[6] Given the spread of model results for many cases, it is clear that there is considerable uncertainty in such projections, even for a particular forcing scenario. Some studies have attempted to quantify this uncertainty and to express it in probabilistic terms [e.g., *Giorgi and Mearns*, 2003; *Harris et al.*, 2006], such as in the form of “probability density functions” (PDFs). In the pattern scaling approach, the uncertainty in the net regional change can be related to both uncertainty in the global mean warming (or sensitivity of the climate system) and uncertainty in the local response factor. *Dessai et al.* [2005] and others have estimated PDFs for the net change using the Monte Carlo method of random sampling, from the ranges of both warming and scaled change. The basic rationale for this new article is to present a simple mathematical framework by which the scaling approach can be more precisely applied and the resulting PDFs accurately calculated (conditional, of course, on the assumptions made).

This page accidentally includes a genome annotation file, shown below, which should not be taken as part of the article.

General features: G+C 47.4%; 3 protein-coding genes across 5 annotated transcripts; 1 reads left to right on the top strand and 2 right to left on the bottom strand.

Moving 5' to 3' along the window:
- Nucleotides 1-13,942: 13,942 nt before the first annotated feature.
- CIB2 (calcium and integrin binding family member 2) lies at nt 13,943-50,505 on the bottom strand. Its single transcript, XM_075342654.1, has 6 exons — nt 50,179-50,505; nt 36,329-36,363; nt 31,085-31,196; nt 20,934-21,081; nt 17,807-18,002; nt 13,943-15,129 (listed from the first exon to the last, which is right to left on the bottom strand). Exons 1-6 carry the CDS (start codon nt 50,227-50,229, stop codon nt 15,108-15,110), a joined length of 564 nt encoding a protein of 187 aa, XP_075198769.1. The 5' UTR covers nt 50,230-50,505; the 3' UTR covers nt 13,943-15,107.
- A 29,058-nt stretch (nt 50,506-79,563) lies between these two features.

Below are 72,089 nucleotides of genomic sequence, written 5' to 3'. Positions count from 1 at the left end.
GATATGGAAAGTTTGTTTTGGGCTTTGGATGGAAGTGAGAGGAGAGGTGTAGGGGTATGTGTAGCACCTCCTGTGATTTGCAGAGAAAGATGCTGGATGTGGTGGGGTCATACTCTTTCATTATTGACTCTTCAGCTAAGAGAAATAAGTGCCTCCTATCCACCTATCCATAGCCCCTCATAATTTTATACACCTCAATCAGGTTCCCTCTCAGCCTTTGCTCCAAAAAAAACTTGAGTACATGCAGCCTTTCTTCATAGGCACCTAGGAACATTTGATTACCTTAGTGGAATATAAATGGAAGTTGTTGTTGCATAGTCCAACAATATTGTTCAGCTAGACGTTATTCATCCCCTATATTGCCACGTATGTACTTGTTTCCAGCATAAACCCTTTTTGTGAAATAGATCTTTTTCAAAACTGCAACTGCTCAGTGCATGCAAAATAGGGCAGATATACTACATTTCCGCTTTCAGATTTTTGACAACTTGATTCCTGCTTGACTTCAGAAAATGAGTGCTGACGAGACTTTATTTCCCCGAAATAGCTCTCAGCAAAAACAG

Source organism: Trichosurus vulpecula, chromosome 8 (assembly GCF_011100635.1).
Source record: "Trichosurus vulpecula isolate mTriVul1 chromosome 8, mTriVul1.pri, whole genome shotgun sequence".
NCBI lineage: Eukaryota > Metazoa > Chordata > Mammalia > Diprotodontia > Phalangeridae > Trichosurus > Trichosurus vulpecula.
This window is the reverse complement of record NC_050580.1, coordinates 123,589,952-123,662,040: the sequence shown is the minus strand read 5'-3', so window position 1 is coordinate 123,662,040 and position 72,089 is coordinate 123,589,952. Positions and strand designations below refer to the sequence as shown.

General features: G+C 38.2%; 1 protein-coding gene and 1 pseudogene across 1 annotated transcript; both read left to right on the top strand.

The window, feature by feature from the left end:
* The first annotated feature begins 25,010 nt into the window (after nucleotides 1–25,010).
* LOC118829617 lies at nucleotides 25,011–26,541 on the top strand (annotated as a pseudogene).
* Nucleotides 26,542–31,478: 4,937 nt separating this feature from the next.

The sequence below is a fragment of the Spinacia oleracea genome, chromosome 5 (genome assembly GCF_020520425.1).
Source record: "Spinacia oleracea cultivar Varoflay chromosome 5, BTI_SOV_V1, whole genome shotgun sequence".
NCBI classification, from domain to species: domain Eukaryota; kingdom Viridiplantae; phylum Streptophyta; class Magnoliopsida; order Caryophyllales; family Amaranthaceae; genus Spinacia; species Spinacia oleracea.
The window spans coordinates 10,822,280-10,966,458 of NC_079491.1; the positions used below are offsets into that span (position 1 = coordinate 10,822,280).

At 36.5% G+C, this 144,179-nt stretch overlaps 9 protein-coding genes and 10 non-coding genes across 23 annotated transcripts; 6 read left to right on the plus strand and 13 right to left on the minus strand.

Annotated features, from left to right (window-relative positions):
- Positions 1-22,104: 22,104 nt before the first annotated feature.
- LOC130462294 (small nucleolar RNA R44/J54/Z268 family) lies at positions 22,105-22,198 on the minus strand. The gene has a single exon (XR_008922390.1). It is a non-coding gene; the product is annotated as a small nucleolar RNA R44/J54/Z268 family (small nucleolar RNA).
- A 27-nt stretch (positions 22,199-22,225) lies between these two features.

[7] In many of the above studies a key assumption is still that the range of uncertainty in the real-world value is directly given by the range of model results (allowing for weighting, perhaps). Typically, the probability distribution that is derived would apply to the case of randomly choosing one of the models. Hence this assumption is effectively considering the real world to be a single sample from the models, even if these are from a limited “ensemble of opportunity” such as CMIP3. Naturally, such sample-dependent PDFs can only be approximations to the PDF that might represent the full “space of all possible models” [*Collins*, 2007]. (In that context, “PDF” will be used loosely here.) The uncertainty in the real-world warming so obtained would not depend directly on the number of models in the ensemble. Recently, other researchers have used Bayesian methods based on the assumption that it is the model results that are a sample from a PDF and, in the case of *Tebaldi et al.* [2005] and *Furrer et al.* [2007] at least, it is assumed that this is unbiased: The mean of the PDF is the unknown real-world change. Typically in statistical inference under such assumptions, the uncertainty in the estimate of this value tends to diminish as the number of independent samples increases. It is unclear to what extent GCMs can be regarded as independent (especially when important components are shared), but in any case the PDFs from these Bayesian analyses do tend to be relatively narrow.